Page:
While the NFL sells quarterbacks and NBA sells scorers, the appeal of baseball rests more on teams and regional allegiance. The individual player with national appeal -- the one who sells tickets on the road and who creates a bump in TV ratings outside his market -- has been a rarity in recent years. But the first two months of this season have created personalities that provide baseball with chances for just such appointment-viewing type players.
Here's a quick list of the most compelling players in baseball (not to be confused with the best): 1. Josh Hamilton, Rangers. 2. Justin Verlander, Tigers. 3. Bryce Harper, Nationals. 4. Stephen Strasburg, Nationals. 5. Yu Darvish, Rangers. (Matt Kemp was headed for the list until he cooled off and then went on the DL; Tim Lincecum is always a candidate.)
What's neat about the list is that Harper, Strasburg and Darvish have yet to play a full season in the big leagues. In fact, the very "newness" about them contributes to their appeal. All three have arrived with considerable hype and so far lived up the expectations. To a lesser degree, Brett Lawrie of the Blue Jays and Mike Trout of the Angels are also young, rising stars playing their first full season in the big leagues who play the game with a dynamic power/speed combination and could develop a national following.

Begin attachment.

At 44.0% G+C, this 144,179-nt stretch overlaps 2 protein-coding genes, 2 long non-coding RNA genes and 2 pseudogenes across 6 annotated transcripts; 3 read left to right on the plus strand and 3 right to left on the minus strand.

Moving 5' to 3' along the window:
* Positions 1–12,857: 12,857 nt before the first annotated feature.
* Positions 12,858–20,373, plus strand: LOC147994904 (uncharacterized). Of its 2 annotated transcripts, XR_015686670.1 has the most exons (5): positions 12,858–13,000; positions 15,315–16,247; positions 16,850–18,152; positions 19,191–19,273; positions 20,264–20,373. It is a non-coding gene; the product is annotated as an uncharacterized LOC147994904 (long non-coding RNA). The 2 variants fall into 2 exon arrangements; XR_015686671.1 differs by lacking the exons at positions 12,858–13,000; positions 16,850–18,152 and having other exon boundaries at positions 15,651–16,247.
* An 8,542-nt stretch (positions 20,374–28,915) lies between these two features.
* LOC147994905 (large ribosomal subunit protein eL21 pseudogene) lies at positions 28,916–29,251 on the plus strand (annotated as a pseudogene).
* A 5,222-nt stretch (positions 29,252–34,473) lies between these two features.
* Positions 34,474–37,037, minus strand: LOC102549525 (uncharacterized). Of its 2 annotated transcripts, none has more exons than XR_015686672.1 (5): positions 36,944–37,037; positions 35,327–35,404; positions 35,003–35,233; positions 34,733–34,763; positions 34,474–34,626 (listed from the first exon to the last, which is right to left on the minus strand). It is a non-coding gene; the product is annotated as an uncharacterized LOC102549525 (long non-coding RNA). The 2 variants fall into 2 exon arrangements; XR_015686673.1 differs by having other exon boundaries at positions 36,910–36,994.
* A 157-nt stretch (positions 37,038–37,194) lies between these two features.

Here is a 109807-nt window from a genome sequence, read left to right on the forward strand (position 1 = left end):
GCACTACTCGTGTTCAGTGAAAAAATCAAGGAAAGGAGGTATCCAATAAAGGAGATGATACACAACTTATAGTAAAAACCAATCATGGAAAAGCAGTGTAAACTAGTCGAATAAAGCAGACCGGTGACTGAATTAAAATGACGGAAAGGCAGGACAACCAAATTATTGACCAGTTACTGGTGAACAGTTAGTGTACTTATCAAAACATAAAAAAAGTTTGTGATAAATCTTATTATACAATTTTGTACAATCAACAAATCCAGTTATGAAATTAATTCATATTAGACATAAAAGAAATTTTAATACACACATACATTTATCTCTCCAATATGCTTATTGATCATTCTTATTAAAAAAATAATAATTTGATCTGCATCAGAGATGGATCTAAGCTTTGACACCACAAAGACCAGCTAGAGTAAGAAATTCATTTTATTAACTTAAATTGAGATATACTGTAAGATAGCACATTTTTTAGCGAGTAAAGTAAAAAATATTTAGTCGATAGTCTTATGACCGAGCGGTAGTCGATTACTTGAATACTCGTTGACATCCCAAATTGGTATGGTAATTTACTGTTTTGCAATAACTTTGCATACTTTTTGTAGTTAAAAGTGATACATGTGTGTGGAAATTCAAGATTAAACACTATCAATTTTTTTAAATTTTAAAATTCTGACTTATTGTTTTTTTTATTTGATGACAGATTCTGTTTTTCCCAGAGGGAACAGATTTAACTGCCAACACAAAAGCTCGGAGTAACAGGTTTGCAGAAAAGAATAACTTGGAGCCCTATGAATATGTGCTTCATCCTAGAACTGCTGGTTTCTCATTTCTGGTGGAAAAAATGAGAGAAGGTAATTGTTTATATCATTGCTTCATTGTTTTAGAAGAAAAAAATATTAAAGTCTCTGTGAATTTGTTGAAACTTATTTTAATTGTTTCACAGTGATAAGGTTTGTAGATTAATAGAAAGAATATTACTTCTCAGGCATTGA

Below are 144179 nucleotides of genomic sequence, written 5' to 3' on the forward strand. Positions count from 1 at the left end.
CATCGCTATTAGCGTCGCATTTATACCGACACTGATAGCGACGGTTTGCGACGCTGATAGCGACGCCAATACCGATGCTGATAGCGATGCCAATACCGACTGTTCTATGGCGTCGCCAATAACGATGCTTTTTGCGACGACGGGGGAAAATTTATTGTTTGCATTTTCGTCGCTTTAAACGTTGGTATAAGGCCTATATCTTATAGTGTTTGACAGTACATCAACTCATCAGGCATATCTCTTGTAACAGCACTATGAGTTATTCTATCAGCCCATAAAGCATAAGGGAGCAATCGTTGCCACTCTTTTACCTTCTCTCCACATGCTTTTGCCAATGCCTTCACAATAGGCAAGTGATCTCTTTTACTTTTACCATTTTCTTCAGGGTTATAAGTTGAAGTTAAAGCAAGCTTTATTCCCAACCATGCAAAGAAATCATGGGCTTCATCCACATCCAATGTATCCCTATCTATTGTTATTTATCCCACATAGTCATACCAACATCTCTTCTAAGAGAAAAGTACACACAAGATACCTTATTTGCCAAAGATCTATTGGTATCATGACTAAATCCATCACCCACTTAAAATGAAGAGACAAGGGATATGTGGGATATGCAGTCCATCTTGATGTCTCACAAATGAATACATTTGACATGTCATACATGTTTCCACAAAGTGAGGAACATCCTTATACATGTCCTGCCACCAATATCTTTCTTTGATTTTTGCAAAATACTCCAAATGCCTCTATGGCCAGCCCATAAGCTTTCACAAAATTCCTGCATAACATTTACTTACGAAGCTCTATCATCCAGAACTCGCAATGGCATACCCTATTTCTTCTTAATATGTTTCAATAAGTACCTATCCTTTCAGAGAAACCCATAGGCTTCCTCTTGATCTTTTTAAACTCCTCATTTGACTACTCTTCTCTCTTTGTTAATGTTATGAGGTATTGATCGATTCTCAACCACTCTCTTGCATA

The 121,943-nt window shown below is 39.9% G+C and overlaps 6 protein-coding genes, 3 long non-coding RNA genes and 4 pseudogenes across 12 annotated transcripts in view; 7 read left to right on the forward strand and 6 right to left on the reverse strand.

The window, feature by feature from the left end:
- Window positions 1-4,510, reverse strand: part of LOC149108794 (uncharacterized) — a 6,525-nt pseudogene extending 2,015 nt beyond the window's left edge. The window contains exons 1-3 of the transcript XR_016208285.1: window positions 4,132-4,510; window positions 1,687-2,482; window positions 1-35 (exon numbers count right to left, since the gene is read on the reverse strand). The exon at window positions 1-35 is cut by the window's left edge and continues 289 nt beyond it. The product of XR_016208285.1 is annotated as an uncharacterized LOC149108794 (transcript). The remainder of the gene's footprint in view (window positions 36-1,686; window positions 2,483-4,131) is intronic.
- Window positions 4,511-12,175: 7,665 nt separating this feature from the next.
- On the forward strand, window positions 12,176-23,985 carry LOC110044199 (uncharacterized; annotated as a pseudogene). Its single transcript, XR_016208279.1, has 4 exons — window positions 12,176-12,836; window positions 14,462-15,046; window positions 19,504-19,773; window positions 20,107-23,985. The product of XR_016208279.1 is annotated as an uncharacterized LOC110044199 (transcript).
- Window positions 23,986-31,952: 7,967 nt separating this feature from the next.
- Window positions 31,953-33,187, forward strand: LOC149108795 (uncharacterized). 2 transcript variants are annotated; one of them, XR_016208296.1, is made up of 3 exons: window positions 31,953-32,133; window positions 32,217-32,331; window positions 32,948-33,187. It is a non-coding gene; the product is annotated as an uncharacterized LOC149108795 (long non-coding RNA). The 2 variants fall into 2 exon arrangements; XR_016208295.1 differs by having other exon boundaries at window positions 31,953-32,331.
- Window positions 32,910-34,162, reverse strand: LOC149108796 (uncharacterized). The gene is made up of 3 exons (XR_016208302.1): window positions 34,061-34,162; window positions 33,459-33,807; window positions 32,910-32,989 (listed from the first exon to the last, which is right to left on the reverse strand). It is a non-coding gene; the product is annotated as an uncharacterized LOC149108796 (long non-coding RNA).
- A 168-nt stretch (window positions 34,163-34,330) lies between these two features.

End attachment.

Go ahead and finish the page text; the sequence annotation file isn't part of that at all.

Though we still are a long way from the All-Star Game, right now the most compelling pitching matchup on the midsummer stage would be the Rangers' Darvish, 25, against the Nationals' Strasburg, 23. Darvish is a treat to watch on the mound with his athleticism and creativity. And if you throw out his jittery first-inning when he made his big league debut, Darvish has a 1.94 ERA with 56 strikeouts and only 39 hits allowed in 51 innings. Rangers' TV ratings go up whenever he gets the ball.
Strasburg is another strikeout machine with electric stuff. People have envisioned a scenario in which Washington must suddenly shut down Strasburg in a September pennant race because he will meet his innings limit of about 165 pitches. It's not happening, folks. The Nationals will be smart enough to manage his starts and innings so that he finishes the year around that number. For precedent, check out how Detroit handled 20-year-old Rick Porcello in 2009. They found him extended rest into and out of the All-Star break and extra days of rest in between starts. He made 31 starts, 15 of them with extra rest. Porcello finished with 170 2/3 innings, capped by a strong start in the Game 163 tiebreaker at Minnesota.
Lawrie dropped his appeal of his four-game suspension for spiking his helmet in the direction of umpire Bill Miller on Tuesday night. The appeal was ridiculous in the first place. He should have been thankful he wasn't shut down for a week. Nobody believes that Lawrie was intentionally trying to hit Miller, but that's not the point.